[TUHS] Project Idea: The UNIX Programmer's Manual: Heritage Edition

Larry McVoy lm at mcvoy.com
Wed Sep 20 09:39:25 AEST 2023

One of the projects I thought I'd do in my retirement, but haven't done, 
was to provide man page / paper as in "a paper", not tree paper, versions
of all the GNU info stuff.  I could not be less thrilled with info, yeah
there are ways to deal, but it just isn't as good (to me) as how Unix did
docs.  It's like they want to force emacs on us to read docs.

I'd start with groff.

So I'm a little off topic but if people wanted to work on that, I'd be
up for that project.  It's not as big as what you are saying but it's 
pretty big, I think we just start with something, see if we can get 
debian/ubuntu to pick it up, lather, rinse repeat.  In fact if we 
just get the groff project to pick up our stuff, all the distros will
get that eventually.

The one drawback I see is people might want to provide info and man 
docs.  My personal preference is that the info stuff goes away but I
have learned I don't get what I want.  So there may be a period of 
time where both need to be maintained.

On Tue, Sep 19, 2023 at 08:32:15PM +0000, segaloco via TUHS wrote:
> I haven't known when or how to bring up this project idea, but figure I might as well start putting feelers out since my Dragon Quest project is starting to slow down and I might focus back on UNIX manual stuff.
> So something painfully missing from my and I'm sure plenty of other folks' libraries is a nice, modern paper UNIX manual that takes the past few decades into consideration.  The GNU project, BSDs, etc. ship manpages of course, and there's the POSIX manpages, but I'm a sucker for a good print manual.  Something I'm thinking of producing as a "deliverable" of sorts from my documentation research is a new-age UNIX manual, derived as closely as possible from the formal UNIX documentation lineages (so Research, SysV, and BSD pages), but:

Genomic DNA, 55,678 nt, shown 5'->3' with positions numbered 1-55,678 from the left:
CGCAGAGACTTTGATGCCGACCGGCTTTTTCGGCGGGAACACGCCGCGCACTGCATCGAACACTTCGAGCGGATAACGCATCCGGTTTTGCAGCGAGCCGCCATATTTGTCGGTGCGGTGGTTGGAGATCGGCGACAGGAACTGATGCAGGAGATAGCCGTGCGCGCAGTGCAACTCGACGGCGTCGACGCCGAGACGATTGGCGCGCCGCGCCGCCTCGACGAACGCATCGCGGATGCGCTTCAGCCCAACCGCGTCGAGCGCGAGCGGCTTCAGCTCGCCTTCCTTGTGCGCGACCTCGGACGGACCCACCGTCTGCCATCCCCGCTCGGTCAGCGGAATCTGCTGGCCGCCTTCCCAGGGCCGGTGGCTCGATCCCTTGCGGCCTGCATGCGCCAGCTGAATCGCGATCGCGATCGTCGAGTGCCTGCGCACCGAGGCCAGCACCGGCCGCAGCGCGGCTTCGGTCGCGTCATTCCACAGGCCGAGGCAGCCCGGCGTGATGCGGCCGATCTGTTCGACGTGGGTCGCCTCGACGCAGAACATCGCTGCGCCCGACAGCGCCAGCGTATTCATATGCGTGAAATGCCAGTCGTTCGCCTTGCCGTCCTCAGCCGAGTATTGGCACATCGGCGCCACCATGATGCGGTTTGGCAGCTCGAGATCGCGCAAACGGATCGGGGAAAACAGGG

>     1. Including subsequent POSIX requirements
>     2. Including an informational section in each page with a little history and some notes about current implementations, if applicable.  This would include notes about "dead on the vine" stuff like things plucked from the CB-UNIX, MERT/PG, and PWB lines.  The history part could even be a separate book, that way the manual itself could stay tight and focused.  This would also be a good place for luminaries to provide reflections on their involvement in given pieces.
> One of the main questions that I have in mind is what the legal landscape of producing such a thing would entail.  At the very least, to actually call it a UNIX Programmer's Manual, it would probably need to pass some sort of compliance with the materials The Open Group publishes.  That said, the ownership of the IP as opposed to the trademarks is a little less certain, so I would be a bit curious who all would be involved in specifically getting copyright approval to publish anything that happened the commercial line after the early 80s, so like new text produced after 1982.  I presume anything covered by the Caldera license at least could be published at-cost, but not for a profit (which I'm not looking for anyway.)
> Additionally, if possible, I'd love to run down some authorship information and make sure folks who wrote stuff up over time are properly credited, if not on each page ala OWNER at least in a Acknowledgements section in the front.
> As far as production, I personally would want to do a run with a couple of different cover styles, comb bound, maybe one echoing the original Bell Laboratories UNIX User's Manual-style cover complete with Bell logo, another using the original USENIX Beastie cover, etc. but that also then calls into question more copyrights to coordinate, especially with the way the Bell logo is currently owned, that could get complicated.
> Anywho, anyone know of any such efforts like this?  If I actually got such a project going in earnest, would folks find themselves interested in such a publication?  In any case I do intend to start on a typesetter sources version of this project sometime in the next year or so, but ideally I would want it to blossom into something that could result in some physical media.  This idea isn't even half-baked yet by the way, so just know I don't have a roadmap in place, it's just something I see being a cool potential project over the coming years.
> - Matt G.

Larry McVoy           Retired to fishing          http://www.mcvoy.com/lm/boat

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